The Steamboat Springs School Board questioned on Monday whether the Senior Odyssey Program should be a graduation requirement.
The School Board ultimately agreed to put the issue on its June 20 agenda, and to continue to talk about all graduation requirements during the summer.
School Board member Jeff Troeger said he didn't question the value of the program, but he did question whether it should be a graduation requirement.
School Board President Paula Stephenson and member Pat Gleason agreed.
"To me, this program really should be something that is optional," Stephenson said.
Troeger said he thought that serious discussion about whether the program should be mandatory was needed sooner rather than later.
Superintendent Donna Howell said it would be difficult to change graduation requirements for next year at this point. Also, because this was the first year the program was a graduation requirement, she said it could be helpful to at least try out the requirement for a second year.
Seniors spend the first semester of the program in a class defining career goals and working on interview and resume-writing skills. In the second semester, they complete a senior project. The program was piloted for the previous three years.
Troeger said that if the program were required again next year, he would like to see some flexibility. For instance, students could have the option of taking college or AP courses, or other self-exploration classes.
Gleason agreed with the idea of having the option to opt out of the program. He said he knew about students who turned down opportunities to be part of exchange programs or who finished school elsewhere, in part because of the requirement. The program could lose value if students cannot opt out, he said.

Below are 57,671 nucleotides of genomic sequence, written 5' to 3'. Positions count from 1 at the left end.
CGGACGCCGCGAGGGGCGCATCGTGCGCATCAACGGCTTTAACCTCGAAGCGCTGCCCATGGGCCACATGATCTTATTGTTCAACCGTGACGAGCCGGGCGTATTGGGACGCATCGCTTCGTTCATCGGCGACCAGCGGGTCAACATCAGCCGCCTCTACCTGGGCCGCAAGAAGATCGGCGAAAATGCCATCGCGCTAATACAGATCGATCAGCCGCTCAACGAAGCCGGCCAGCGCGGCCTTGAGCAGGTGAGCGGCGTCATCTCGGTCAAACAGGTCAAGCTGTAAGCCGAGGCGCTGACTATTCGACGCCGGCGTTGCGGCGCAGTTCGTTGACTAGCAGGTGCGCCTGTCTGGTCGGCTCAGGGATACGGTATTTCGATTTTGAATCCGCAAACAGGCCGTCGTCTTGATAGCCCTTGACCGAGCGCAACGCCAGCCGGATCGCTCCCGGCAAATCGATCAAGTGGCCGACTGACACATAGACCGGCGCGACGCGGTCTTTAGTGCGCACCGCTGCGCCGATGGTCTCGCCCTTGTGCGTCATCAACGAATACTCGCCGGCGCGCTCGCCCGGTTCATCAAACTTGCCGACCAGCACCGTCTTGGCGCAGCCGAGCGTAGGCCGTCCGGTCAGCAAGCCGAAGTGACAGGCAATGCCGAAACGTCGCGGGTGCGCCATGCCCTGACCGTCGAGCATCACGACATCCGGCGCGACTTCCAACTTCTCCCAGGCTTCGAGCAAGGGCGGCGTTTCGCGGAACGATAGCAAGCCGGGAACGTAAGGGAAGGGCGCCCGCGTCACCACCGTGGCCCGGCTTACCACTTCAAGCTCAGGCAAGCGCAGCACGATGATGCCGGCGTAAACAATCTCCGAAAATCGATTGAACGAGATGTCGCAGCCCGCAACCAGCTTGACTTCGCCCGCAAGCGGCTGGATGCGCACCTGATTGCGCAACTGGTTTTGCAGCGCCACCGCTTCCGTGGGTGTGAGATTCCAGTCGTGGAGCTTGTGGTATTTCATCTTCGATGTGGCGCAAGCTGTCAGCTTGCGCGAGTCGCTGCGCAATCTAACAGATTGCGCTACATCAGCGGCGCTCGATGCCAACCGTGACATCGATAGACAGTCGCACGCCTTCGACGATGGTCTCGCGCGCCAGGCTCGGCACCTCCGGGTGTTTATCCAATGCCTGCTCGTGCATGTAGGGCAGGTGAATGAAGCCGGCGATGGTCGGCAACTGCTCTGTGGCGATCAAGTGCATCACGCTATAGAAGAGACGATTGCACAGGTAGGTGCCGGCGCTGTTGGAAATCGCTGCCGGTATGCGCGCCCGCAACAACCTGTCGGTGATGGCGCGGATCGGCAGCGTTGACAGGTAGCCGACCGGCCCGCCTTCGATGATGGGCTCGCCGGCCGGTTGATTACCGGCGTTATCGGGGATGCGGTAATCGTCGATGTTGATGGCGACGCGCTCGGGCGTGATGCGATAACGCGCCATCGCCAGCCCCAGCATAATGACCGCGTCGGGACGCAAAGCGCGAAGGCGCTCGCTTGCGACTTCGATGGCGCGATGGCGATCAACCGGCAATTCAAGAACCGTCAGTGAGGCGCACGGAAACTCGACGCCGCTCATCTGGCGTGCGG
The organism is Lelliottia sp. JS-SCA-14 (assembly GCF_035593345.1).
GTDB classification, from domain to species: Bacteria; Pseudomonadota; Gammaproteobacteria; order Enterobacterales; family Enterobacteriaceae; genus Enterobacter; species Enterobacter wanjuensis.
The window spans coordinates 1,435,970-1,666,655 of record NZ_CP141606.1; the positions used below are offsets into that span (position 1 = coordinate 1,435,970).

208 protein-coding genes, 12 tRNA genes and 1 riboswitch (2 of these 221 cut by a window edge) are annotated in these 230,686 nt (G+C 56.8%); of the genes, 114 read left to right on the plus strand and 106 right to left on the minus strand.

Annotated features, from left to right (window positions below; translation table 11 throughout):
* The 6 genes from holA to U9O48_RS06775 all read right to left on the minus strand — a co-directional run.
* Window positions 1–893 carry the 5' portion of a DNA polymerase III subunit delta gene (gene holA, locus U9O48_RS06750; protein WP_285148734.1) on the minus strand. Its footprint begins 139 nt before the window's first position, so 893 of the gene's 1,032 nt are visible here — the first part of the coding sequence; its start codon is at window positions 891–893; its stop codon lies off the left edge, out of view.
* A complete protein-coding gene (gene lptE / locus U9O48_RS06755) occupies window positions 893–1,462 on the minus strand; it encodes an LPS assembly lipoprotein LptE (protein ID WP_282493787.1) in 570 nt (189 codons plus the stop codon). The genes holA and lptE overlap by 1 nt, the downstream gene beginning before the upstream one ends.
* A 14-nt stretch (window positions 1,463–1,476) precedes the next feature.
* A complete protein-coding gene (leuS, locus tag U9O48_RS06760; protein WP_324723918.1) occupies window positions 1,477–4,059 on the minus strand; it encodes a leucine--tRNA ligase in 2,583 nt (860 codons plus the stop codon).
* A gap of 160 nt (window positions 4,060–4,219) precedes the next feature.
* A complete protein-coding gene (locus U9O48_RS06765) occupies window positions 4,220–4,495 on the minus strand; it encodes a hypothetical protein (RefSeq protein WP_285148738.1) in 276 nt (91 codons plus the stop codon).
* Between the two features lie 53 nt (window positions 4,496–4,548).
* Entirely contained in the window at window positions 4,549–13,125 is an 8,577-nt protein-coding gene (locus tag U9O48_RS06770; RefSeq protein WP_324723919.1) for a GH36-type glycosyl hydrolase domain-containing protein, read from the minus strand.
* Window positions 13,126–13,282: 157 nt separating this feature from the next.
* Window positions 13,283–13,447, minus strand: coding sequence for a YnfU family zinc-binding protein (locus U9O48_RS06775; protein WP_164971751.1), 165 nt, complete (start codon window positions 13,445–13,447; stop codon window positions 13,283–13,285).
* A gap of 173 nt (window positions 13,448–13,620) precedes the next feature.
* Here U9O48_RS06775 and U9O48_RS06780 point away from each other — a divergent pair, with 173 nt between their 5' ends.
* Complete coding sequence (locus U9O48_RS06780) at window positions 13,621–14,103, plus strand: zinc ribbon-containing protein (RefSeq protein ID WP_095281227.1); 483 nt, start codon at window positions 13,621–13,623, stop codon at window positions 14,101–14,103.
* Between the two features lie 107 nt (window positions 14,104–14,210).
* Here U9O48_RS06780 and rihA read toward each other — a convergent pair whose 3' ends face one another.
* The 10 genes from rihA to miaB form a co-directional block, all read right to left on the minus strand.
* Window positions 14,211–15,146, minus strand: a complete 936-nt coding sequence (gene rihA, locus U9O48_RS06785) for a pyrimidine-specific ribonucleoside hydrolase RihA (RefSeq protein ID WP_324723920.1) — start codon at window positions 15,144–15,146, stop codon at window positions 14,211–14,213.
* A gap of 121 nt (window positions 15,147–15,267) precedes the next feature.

In the past month, some parents and students have questioned whether the program should be required.
Several parents told the School Board in May they thought students should be able to choose whether to take the class. A recent article in Periscope, the high school's student newspaper, also questioned the worth of the program.
Surveys to get feedback on the program have been distributed, and students have been asked to fill out a survey online, Howell said.
Feedback should be collected and tabulated in time for the School Board's June 20 meeting, and revisions to the program can be made based on the feedback.
Troeger said he thought the survey should have included a question about whether the program should be a graduation requirement.
Howell said that the analyst helping with the survey said that such a question could be leading.
Troeger responded that he thinks the survey is leading because it suggests the program is valuable. Gleason agreed that the survey seemed to assume the program has value.
Gleason said he also was concerned that only the senior project part of the requirement was being evaluated through the survey. People were not asked to evaluate the first semester class.
"Here we had a wonderful opportunity to get some feedback, and on the first half of it, we didn't get it," Gleason said.
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